In its attempt to prove that the addition of PECO in Barr's proposed generic product would chemically stabilize the prostaglandin travoprost and thus infringe the asserted claims of the '287 and '062 patents, Alcon relied solely on a theory that the data reported in Table 7 of a stability study that Alcon conducted during its development work could be extrapolated to infer that the addition of PECO would chemically stabilize travoprost in Barr's ANDA composition. [T]he district court found, and the parties do not dispute on appeal, that the composition of the generic product proposed in Barr's ANDA is significantly different from the compositions tested in Alcon's study. [T]he generic product proposed in Barr's ANDA is maintained at a different pH, is composed of 0.004% weight by volume of travoprost and a buffered preservative system comprising propylene glycol, sorbitol, and zinc chloride, but does not contain benzalkonium chloride or a tromethamine/boric acid/mannitol buffer solution. Alcon itself admitted that variation in parameters including pH, preservatives, and buffers can have a substantial impact on the chemical stability of a prostaglandin in an ophthalmic formulation. The data in Table 7 therefore were not evidence that Barr's product, if and when approved, would infringe the asserted claims. We thus conclude that the district court did not clear- ly err in finding that the data in Alcon's Table 7 had no bearing on whether Barr's proposed generic product infringed Alcon's patents. The formulations tested in Alcon's stability study were meaningfully different from the product described in Barr's ANDA and thus provided no basis from which to draw any reliable inferences regarding whether the PECO in Barr's composition would chemically stabilize the prostaglandin.

[T]he patents disclose exemplary compositions within the scope of the claims, detail how those example compositions are prepared from commercially-available ingredients, and provide step-by-step procedures for adding PECO to a prostaglandin composition in a way that embodies the claimed invention. The patents also identify the various prostaglandins and PECOs that can be used and a range of suitable concentrations for both components, including narrow preferred embodiments. In light of those disclosures, the district court's non-enablement ruling was premised on testimony that many "variables" including the number of prostaglandins and the range of PECOs encompassed by the claims, as well as "[v]arious parameters including pH, buffer, buffer concentration, preservatives, chelating agents, and other excipients may affect the chemical stability of prostaglandins in ophthalmic formulations." Indeed, Barr's expert observed that "when 'you have a lot of variables on top of one another, the experimentation gets out of control quickly.'" But such an unsubstantiated conclusory statement is not sufficient. Barr adduced no evidence at trial that changing any of the "variables" or "[v]arious parameters" identified by the district court would render Alcon's claimed invention inoperable, nor was there any evidence that experimenting with those variables was required for an ordinarily skilled artisan to be capable of increasing the chemical stability of a prostaglandin by adding PECO. Adjusting variables may be relevant to optimizing the stability of a given prostaglandin composition, but Barr proffered no evidence that any experimentation, let alone undue experimentation, with those variables would be necessary in order to practice the claimed invention. Without that evidence, there is no foundation for the district court's nonenablement ruling. . . .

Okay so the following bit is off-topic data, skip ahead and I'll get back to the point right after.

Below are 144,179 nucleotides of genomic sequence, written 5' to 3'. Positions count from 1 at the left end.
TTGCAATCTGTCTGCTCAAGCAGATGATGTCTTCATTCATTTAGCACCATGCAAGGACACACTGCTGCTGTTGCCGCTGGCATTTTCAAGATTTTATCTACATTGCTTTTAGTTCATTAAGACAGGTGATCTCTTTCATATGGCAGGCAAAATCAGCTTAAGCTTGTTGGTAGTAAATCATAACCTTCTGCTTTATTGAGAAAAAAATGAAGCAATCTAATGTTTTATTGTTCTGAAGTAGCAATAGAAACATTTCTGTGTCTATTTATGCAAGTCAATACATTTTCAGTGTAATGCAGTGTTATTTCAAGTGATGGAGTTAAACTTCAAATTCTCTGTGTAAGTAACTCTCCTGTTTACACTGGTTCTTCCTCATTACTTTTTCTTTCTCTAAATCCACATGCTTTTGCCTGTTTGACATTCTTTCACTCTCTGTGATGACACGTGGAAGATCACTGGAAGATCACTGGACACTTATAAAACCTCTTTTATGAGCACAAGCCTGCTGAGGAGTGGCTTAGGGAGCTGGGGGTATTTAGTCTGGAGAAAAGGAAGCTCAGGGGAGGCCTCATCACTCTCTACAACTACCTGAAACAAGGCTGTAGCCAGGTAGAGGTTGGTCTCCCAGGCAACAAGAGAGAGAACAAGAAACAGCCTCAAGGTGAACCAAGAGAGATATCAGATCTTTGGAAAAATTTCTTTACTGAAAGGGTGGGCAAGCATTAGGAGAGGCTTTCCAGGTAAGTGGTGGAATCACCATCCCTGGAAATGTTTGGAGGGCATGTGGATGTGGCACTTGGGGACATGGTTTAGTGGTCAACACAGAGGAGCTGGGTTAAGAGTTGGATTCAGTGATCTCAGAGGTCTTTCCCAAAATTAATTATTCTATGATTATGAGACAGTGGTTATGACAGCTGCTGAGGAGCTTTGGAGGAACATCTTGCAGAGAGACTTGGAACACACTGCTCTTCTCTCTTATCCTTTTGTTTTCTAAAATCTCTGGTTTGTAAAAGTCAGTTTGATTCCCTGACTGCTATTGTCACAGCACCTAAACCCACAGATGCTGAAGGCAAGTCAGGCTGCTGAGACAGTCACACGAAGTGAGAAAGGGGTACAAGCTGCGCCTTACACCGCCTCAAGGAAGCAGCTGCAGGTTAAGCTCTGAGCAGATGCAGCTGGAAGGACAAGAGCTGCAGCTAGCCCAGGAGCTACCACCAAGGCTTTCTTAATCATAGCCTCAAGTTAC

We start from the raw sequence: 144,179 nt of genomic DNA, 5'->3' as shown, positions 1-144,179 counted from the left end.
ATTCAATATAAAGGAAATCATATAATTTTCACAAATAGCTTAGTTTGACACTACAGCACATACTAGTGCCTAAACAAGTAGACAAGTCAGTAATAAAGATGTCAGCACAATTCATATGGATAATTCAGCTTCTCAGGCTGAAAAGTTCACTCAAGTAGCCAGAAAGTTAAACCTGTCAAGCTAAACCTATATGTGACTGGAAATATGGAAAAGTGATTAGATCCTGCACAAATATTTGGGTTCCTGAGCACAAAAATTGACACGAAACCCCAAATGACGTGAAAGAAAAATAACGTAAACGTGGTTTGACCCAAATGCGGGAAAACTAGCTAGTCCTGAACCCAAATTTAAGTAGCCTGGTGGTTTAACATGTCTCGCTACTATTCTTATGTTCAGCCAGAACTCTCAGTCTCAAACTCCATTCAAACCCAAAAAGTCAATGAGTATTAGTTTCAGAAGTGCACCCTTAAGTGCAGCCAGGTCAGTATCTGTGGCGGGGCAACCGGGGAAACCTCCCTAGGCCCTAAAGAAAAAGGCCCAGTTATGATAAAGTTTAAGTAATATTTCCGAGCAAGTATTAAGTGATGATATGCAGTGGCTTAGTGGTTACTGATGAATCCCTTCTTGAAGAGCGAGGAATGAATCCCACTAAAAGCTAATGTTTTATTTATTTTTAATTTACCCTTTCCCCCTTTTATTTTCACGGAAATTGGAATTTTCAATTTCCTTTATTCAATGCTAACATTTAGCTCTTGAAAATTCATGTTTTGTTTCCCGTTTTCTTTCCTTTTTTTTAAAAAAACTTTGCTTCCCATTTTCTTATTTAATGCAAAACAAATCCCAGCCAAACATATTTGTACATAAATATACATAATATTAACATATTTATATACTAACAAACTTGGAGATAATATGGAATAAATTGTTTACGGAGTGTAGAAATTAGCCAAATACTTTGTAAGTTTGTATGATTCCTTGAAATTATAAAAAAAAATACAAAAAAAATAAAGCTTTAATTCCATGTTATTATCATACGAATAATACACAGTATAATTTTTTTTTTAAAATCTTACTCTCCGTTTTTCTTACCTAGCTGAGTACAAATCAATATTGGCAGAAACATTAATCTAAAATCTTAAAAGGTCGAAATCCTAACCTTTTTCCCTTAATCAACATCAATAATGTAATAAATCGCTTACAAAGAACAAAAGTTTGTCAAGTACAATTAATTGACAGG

Barr argues that it is entitled to an affirmative judgment that Alcon's '383 and '052 patents are not infringed because Alcon neither put forward evidence of infringement nor formally obtained a dismissal of the claims involving those patents from its complaint prior to trial. Alcon responds that the district court correctly denied Barr's motion because Barr never filed a counterclaim seeking a declaratory judgment of noninfringement, which could have preserved its ability to seek an adjudication of the '383 and '052 patents after they were removed from the case. . . . Had Barr invoked that right during the pendency of the action below, the district court might have exercised its discretion differently. If an accused infringer has filed a counterclaim, then the patentee has notice that, even if it drops its infringement claims, the issue of infringement remains to be litigated. On the other hand, if the accused infringer does not file a counterclaim, then it is up to the patentee to decide what claims are to be litigated and decided at trial.